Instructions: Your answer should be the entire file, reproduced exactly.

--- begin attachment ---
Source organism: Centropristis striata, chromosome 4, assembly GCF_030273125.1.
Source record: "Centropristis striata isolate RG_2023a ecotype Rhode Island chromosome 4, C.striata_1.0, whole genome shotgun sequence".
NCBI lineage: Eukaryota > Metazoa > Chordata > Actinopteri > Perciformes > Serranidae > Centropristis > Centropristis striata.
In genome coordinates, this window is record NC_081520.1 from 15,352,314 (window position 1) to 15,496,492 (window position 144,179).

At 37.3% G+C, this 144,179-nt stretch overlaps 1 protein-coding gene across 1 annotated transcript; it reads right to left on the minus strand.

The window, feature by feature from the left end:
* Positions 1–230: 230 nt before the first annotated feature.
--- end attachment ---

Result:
Source organism: Centropristis striata, chromosome 4, assembly GCF_030273125.1.
Source record: "Centropristis striata isolate RG_2023a ecotype Rhode Island chromosome 4, C.striata_1.0, whole genome shotgun sequence".
NCBI lineage: Eukaryota > Metazoa > Chordata > Actinopteri > Perciformes > Serranidae > Centropristis > Centropristis striata.
In genome coordinates, this window is record NC_081520.1 from 15,352,314 (window position 1) to 15,496,492 (window position 144,179).

At 37.3% G+C, this 144,179-nt stretch overlaps 1 protein-coding gene across 1 annotated transcript; it reads right to left on the minus strand.

The window, feature by feature from the left end:
* Positions 1–230: 230 nt before the first annotated feature.